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Travel writers are myth busters

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I first wrote in 1986 that the Kalasha people of Chitral are NOT of Greek descent. That was a time when everyone, including everyone, believed that. Now, thankfully, DNA testing has shown my assertion to be true.

There have always been quasi-religious stories of the power of holy men. The story of the struggle between Wali Kandahari and Guru Nanak and the resulting hand print in Hasan Abdal is shown to be false by history. Wali Kandahari died twenty years before Guru Nanak was born. Not that Guru Nanak was not one of the greatest spiritual leader.

The myth of the Karakoram Highway being the old Silk Road. The road between Hunza and Kashgar was a local travel route. No long distance trade came into the subcontinent this way. Least of all silk. The old trade route from, say, Yarkand or Kashgar was over the Karakoram Pass in the east that led to Leh (Ladakh) and eventually Srinagar via Kargil.
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Identity

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Maryam Mohiyuddin and Rahimeen Ahmad are two very bright young stars who I met sometime in February. They are the kind of people who give you faith and hope in the future just when you begin to lose these two essentials of life. The girls came to my home to invite me to a seminar on Identity at the Social Innovation Lab. Though it has nothing to do with LUMS, the girls said they used the university’s premises for their events and that was where the seminar would be held on 25-27 March 2016.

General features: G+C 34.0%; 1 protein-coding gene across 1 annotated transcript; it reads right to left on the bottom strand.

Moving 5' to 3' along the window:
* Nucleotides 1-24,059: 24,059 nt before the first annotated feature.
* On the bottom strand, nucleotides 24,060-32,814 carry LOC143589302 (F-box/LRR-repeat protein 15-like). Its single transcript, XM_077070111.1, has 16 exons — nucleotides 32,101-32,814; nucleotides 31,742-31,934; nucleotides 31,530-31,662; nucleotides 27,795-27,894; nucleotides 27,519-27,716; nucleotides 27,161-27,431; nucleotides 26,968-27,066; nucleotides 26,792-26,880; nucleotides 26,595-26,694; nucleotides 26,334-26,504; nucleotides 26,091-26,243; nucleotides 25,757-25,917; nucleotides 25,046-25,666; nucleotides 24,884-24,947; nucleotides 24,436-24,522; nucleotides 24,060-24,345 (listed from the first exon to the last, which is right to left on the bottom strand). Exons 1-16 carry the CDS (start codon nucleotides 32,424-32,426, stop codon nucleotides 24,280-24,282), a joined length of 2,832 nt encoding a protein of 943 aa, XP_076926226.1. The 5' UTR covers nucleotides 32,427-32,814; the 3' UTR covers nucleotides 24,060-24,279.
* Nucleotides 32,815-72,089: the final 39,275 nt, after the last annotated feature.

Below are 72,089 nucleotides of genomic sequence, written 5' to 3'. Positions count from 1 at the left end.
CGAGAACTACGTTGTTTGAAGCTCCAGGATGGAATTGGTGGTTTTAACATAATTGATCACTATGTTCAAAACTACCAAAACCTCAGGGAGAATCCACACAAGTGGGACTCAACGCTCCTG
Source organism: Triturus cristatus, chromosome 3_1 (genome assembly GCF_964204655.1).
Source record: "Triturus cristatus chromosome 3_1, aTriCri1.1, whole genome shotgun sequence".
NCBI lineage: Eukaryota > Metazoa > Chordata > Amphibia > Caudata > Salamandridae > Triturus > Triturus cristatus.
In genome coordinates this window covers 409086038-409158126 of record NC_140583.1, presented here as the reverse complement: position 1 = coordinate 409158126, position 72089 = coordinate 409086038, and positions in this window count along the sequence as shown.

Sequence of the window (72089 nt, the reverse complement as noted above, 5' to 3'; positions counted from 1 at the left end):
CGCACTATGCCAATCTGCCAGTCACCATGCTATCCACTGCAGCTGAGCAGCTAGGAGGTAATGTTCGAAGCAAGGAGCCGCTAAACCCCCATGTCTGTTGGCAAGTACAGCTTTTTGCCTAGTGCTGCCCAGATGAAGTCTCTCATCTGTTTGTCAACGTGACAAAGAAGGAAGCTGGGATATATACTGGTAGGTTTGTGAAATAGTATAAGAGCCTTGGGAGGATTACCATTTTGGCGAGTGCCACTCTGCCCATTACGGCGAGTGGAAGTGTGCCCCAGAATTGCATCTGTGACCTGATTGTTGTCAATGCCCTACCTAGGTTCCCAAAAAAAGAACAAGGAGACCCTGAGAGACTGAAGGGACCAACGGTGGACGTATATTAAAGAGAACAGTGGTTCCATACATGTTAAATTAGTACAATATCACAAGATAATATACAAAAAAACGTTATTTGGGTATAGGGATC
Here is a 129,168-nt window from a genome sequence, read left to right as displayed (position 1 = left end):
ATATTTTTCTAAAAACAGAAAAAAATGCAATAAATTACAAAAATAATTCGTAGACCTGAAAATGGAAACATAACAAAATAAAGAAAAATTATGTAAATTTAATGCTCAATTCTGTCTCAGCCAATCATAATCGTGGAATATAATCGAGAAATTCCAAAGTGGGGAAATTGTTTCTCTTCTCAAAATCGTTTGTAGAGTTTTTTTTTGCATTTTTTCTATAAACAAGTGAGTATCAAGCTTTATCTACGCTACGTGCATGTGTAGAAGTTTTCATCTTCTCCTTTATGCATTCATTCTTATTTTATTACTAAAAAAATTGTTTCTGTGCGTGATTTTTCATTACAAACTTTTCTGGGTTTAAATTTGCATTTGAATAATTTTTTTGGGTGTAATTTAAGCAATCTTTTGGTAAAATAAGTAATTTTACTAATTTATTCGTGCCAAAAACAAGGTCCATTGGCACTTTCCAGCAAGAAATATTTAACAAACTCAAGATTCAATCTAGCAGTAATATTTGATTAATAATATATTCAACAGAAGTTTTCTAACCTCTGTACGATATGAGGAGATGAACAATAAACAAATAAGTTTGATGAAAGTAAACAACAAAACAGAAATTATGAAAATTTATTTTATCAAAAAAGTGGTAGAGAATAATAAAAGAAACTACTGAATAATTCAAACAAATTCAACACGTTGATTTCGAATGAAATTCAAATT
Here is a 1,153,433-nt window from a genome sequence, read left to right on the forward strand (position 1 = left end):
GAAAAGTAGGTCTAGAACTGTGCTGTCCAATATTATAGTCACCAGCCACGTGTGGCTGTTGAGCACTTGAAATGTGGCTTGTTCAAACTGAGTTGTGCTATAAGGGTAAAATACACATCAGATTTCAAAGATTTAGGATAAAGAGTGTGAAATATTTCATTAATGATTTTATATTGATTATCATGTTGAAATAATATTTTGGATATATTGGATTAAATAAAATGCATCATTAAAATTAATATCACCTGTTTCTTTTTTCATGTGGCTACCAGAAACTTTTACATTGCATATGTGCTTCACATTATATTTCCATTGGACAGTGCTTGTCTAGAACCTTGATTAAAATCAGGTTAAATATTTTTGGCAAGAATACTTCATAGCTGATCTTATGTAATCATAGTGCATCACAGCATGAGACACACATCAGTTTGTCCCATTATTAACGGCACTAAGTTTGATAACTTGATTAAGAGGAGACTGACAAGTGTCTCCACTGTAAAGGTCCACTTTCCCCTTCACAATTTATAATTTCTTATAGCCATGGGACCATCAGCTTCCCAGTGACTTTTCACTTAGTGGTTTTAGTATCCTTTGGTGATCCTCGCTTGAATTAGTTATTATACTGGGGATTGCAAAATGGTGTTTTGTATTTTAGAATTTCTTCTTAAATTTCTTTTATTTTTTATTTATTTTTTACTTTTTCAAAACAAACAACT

I was asked to be part of a panel discussion on Sunday (27 March). The other bright lights were the venerable Raza Kazim, lawyer, a great mind, and a man of courage to be emulated; Kamil Khan Mumtaz, the noted architect and architectural historian and Yusuf Bashir Qureshi who teaches at the Indus Valley School of Arts and Architecture (Karachi). The moderator, Nedhra Shahbaz, was so incredibly lucid in whatever she said that she almost brought tears to my eyes.
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Stewards of the Ring

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The art of crafting rings from the horns of wild goat became popular because it was soon seen that such a ring worn on leprosy-stricken fingers cured the dreaded disease. There may be no scientific confirmation of this but many believe in the therapeutic quality of these unique rings. Others wear them for their striking and vibrant colours.

A ring with holes ready to be threaded with different coloured lac
Islamuddin of Chitral town claims his father was the creator of the first-ever such ring. Except the claim is contestable on the grounds that the art of fashioning rings from horns is known to have been practiced in Chitral from a time much before that time. What is true, though, is that these delightfully colourful rings are made only in Chitral. Nowhere else across the district or swathe of Gilgit-Baltistan are they to be found.
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My Books

Deosai: Land of the Gaint - New

The Apricot Road to Yarkand


Jhelum: City of the Vitasta

Sea Monsters and the Sun God: Travels in Pakistan

Salt Range and Potohar Plateau

Prisoner on a Bus: Travel Through Pakistan

Between Two Burrs on the Map: Travels in Northern Pakistan

Gujranwala: The Glory That Was

Riders on the Wind

Books at Sang-e-Meel

Books of Days